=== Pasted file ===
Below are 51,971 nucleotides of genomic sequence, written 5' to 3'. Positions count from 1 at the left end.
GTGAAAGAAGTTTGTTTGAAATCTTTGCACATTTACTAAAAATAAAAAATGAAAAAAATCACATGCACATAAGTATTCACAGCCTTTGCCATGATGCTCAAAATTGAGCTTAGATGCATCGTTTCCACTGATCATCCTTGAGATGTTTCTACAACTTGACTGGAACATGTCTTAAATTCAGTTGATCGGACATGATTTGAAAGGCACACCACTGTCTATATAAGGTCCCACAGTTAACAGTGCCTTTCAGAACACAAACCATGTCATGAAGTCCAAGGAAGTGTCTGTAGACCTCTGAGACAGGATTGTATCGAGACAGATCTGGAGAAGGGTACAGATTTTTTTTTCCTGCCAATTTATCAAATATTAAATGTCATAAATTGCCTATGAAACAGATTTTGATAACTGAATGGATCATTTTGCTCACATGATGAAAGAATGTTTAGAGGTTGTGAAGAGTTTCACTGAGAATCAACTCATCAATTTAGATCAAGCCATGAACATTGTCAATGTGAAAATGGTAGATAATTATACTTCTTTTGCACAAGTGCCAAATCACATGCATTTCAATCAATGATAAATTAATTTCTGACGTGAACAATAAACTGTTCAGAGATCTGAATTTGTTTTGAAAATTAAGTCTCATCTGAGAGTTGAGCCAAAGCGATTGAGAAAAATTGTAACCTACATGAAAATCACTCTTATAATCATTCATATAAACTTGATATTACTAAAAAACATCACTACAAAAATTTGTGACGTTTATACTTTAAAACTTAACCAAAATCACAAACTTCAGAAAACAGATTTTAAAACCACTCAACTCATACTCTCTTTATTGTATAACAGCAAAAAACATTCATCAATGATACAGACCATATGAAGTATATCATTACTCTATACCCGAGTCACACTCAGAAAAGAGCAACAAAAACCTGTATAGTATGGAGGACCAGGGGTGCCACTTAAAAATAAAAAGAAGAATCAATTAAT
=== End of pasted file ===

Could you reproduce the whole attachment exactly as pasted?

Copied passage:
Below are 51,971 nucleotides of genomic sequence, written 5' to 3'. Positions count from 1 at the left end.
GTGAAAGAAGTTTGTTTGAAATCTTTGCACATTTACTAAAAATAAAAAATGAAAAAAATCACATGCACATAAGTATTCACAGCCTTTGCCATGATGCTCAAAATTGAGCTTAGATGCATCGTTTCCACTGATCATCCTTGAGATGTTTCTACAACTTGACTGGAACATGTCTTAAATTCAGTTGATCGGACATGATTTGAAAGGCACACCACTGTCTATATAAGGTCCCACAGTTAACAGTGCCTTTCAGAACACAAACCATGTCATGAAGTCCAAGGAAGTGTCTGTAGACCTCTGAGACAGGATTGTATCGAGACAGATCTGGAGAAGGGTACAGATTTTTTTTTCCTGCCAATTTATCAAATATTAAATGTCATAAATTGCCTATGAAACAGATTTTGATAACTGAATGGATCATTTTGCTCACATGATGAAAGAATGTTTAGAGGTTGTGAAGAGTTTCACTGAGAATCAACTCATCAATTTAGATCAAGCCATGAACATTGTCAATGTGAAAATGGTAGATAATTATACTTCTTTTGCACAAGTGCCAAATCACATGCATTTCAATCAATGATAAATTAATTTCTGACGTGAACAATAAACTGTTCAGAGATCTGAATTTGTTTTGAAAATTAAGTCTCATCTGAGAGTTGAGCCAAAGCGATTGAGAAAAATTGTAACCTACATGAAAATCACTCTTATAATCATTCATATAAACTTGATATTACTAAAAAACATCACTACAAAAATTTGTGACGTTTATACTTTAAAACTTAACCAAAATCACAAACTTCAGAAAACAGATTTTAAAACCACTCAACTCATACTCTCTTTATTGTATAACAGCAAAAAACATTCATCAATGATACAGACCATATGAAGTATATCATTACTCTATACCCGAGTCACACTCAGAAAAGAGCAACAAAAACCTGTATAGTATGGAGGACCAGGGGTGCCACTTAAAAATAAAAAGAAGAATCAATTAAT